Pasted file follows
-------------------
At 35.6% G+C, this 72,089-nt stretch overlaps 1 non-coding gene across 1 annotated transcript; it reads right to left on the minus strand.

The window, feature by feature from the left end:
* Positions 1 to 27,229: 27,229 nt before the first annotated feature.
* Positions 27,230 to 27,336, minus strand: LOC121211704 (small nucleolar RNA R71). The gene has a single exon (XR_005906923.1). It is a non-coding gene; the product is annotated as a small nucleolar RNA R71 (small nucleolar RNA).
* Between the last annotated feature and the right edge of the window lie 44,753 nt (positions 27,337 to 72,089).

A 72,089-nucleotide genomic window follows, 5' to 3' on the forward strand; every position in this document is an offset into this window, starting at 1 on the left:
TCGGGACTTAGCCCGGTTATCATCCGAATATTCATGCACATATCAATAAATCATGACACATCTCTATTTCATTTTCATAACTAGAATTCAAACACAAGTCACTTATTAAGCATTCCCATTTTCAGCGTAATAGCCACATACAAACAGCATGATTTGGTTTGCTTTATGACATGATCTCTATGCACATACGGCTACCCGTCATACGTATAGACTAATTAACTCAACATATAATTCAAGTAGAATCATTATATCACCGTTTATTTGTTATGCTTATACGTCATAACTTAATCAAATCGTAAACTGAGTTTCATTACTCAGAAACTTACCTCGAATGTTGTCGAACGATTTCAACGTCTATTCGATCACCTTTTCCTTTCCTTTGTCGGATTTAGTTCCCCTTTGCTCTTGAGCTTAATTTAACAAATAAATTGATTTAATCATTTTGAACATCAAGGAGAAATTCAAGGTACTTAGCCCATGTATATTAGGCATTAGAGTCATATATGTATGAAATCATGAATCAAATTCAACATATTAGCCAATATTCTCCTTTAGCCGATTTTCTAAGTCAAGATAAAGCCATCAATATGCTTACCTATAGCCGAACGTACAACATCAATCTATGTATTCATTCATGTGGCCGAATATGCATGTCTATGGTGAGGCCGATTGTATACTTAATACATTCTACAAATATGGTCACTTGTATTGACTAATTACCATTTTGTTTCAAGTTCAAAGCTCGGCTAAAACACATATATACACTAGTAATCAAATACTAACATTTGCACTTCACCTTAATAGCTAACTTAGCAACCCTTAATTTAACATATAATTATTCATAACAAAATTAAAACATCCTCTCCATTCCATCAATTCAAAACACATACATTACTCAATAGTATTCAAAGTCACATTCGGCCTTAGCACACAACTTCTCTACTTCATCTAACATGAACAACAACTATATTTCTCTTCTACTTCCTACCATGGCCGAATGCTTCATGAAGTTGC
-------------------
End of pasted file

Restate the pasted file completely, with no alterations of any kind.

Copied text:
At 35.6% G+C, this 72,089-nt stretch overlaps 1 non-coding gene across 1 annotated transcript; it reads right to left on the minus strand.

The window, feature by feature from the left end:
* Positions 1 to 27,229: 27,229 nt before the first annotated feature.
* Positions 27,230 to 27,336, minus strand: LOC121211704 (small nucleolar RNA R71). The gene has a single exon (XR_005906923.1). It is a non-coding gene; the product is annotated as a small nucleolar RNA R71 (small nucleolar RNA).
* Between the last annotated feature and the right edge of the window lie 44,753 nt (positions 27,337 to 72,089).

A 72,089-nucleotide genomic window follows, 5' to 3' on the forward strand; every position in this document is an offset into this window, starting at 1 on the left:
TCGGGACTTAGCCCGGTTATCATCCGAATATTCATGCACATATCAATAAATCATGACACATCTCTATTTCATTTTCATAACTAGAATTCAAACACAAGTCACTTATTAAGCATTCCCATTTTCAGCGTAATAGCCACATACAAACAGCATGATTTGGTTTGCTTTATGACATGATCTCTATGCACATACGGCTACCCGTCATACGTATAGACTAATTAACTCAACATATAATTCAAGTAGAATCATTATATCACCGTTTATTTGTTATGCTTATACGTCATAACTTAATCAAATCGTAAACTGAGTTTCATTACTCAGAAACTTACCTCGAATGTTGTCGAACGATTTCAACGTCTATTCGATCACCTTTTCCTTTCCTTTGTCGGATTTAGTTCCCCTTTGCTCTTGAGCTTAATTTAACAAATAAATTGATTTAATCATTTTGAACATCAAGGAGAAATTCAAGGTACTTAGCCCATGTATATTAGGCATTAGAGTCATATATGTATGAAATCATGAATCAAATTCAACATATTAGCCAATATTCTCCTTTAGCCGATTTTCTAAGTCAAGATAAAGCCATCAATATGCTTACCTATAGCCGAACGTACAACATCAATCTATGTATTCATTCATGTGGCCGAATATGCATGTCTATGGTGAGGCCGATTGTATACTTAATACATTCTACAAATATGGTCACTTGTATTGACTAATTACCATTTTGTTTCAAGTTCAAAGCTCGGCTAAAACACATATATACACTAGTAATCAAATACTAACATTTGCACTTCACCTTAATAGCTAACTTAGCAACCCTTAATTTAACATATAATTATTCATAACAAAATTAAAACATCCTCTCCATTCCATCAATTCAAAACACATACATTACTCAATAGTATTCAAAGTCACATTCGGCCTTAGCACACAACTTCTCTACTTCATCTAACATGAACAACAACTATATTTCTCTTCTACTTCCTACCATGGCCGAATGCTTCATGAAGTTGC